Governor Deval Patrick proposed legislation Tuesday that would freeze the rate employers pay to fund unemployment benefits for the fourth year in a row and reduce the amount they must pay toward health care benefits for the unemployed.
The rate freeze, which stops a scheduled increase from going into effect, would save employers about $500 million this year, administration officials said.
But the legislation would also require employers to contribute to a new fund to help pay for subsidized health care for low-income residents. The rate would be lower than what employers now pay to provide health benefits for unemployed workers.
“This strikes a balance that promotes both fairness and accountability and obviously relieves burdens on businesses, as it should,” said Glen Shor, secretary of administration and finance. “Anything we can do to help businesses focus on creating jobs, providing health care to their employees, and investing in the economy is a real positive.”
The last recession reduced the balance in the state trust fund that pays unemployment benefits., and under state law, rates go up automatically to replenish the fund. But the Legislature has approved the rate freeze in each of the past three years to help struggling businesses in a weak economy.
Administration officials say the trust fund has sufficient money to continue the freeze. Employers currently pay an average of about $745 per employee a year, but that would increase 25 percent to $929 per employee without the freeze.
“You can let the rates go up and require employers to take an additional $500 million and bank that or let that money move through the economy to be invested and use that for hiring,” said John Regan, senior vice president for government relations at Associated Industries of Massachusetts, the state’s largest employer group. “In this economy, you want to have that money running around in the economy.”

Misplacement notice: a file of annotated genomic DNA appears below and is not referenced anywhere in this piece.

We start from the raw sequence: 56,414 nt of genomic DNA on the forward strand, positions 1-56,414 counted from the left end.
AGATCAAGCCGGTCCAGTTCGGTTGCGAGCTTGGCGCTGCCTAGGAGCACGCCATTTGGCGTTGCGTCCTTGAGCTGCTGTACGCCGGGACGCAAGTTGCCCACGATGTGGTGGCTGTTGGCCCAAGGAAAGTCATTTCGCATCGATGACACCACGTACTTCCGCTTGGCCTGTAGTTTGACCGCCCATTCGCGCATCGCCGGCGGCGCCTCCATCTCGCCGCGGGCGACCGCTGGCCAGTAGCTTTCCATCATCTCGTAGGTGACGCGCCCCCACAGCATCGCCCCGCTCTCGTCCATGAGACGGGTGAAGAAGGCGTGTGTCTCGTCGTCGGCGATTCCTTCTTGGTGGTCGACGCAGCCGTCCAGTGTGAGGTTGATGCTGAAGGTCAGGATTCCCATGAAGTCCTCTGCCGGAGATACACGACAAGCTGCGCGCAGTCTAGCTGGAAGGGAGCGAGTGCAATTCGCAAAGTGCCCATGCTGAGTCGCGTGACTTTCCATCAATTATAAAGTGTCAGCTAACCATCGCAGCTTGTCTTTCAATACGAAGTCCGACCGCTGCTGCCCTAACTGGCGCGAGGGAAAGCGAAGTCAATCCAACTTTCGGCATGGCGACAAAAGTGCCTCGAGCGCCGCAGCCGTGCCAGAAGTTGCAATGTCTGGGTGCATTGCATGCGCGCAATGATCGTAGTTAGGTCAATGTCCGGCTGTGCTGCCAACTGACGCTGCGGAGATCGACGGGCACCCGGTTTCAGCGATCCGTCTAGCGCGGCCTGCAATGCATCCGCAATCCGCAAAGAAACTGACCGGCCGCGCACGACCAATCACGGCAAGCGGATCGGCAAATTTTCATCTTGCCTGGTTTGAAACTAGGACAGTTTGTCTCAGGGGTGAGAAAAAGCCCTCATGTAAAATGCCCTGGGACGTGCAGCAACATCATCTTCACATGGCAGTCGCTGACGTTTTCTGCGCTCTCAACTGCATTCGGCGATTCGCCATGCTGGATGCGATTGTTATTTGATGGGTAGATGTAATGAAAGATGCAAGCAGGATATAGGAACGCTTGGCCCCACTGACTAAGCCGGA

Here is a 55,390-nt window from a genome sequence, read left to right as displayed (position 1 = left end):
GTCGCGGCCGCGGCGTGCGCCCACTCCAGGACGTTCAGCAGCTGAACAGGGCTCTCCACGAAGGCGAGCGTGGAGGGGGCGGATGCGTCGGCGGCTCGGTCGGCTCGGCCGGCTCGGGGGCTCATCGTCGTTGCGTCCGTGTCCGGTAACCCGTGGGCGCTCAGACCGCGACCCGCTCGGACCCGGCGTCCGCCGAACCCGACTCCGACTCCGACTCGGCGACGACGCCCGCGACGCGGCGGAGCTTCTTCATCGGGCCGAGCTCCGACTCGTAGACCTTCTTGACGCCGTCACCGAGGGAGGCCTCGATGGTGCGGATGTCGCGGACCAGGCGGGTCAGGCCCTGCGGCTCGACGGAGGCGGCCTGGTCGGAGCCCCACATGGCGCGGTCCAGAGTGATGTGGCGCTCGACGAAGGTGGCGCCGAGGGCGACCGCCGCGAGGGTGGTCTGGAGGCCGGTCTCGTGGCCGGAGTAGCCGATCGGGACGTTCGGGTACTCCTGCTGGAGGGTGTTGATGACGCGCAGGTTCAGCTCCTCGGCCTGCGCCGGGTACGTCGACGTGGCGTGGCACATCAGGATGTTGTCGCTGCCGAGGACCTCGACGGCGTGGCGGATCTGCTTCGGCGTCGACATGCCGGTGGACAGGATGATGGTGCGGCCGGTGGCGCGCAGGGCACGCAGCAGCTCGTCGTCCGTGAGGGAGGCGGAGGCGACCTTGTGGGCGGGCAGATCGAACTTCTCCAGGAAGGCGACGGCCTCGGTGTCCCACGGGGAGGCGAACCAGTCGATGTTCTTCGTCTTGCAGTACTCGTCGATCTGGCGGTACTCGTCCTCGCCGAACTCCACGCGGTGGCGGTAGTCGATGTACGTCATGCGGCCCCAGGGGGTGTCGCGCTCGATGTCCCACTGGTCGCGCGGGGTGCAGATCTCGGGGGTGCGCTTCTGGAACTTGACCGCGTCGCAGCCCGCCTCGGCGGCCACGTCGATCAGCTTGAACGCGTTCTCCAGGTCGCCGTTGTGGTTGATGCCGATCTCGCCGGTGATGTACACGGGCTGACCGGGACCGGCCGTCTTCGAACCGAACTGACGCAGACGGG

The governor has also proposed eliminating two programs as a result of the federal health care overhaul, known as Affordable Care Act, which goes into effect in 2014.
The federal measure is similar to the universal health care law enacted in Massachusetts in 2006.
Patrick proposed eliminating the state’s Fair Share Contribution program, which requires employers with more than 11 employees to pay a $295-per-worker penalty if they do not contribute to the health insurance of full-time employees.
The federal Affordable Care Act has a similar requirement for employers with more than 50 employees, and penalties of up to $3,000 annually per employee. State officials said the Massachusetts program duplicated the federal law and could result in double penalties.
The governor has also proposed eliminating the Medical Security Program, which subsidizes health care coverage for individuals receiving unemployment insurance benefits. According to the state’s website, Massachusetts is the only state in the nation to offer the benefit.
Shor said the people served by the program will be eligible for health care benefits through existing state insurance programs, such as MassHealth and the Health Connector, in 2014.
The program has been funded by employers who pay an assessment of $67 per employee, Shor said.
The governor has proposed eliminating the program but assessing an annual $50 “employer responsibility contribution” per employee.
Senate minority leader Bruce Tarr, Republican of Gloucester, issued a statement calling for the state to make long-term reforms to the unemployment system that would lower costs and make it more stable.
He called the administration proposal an “annual rate freeze exercise that leaves employers with the perennial uncertainty of whether or not they will face additional substantial increases.”Megan Woolhouse can be reached at firstname.lastname@example.org.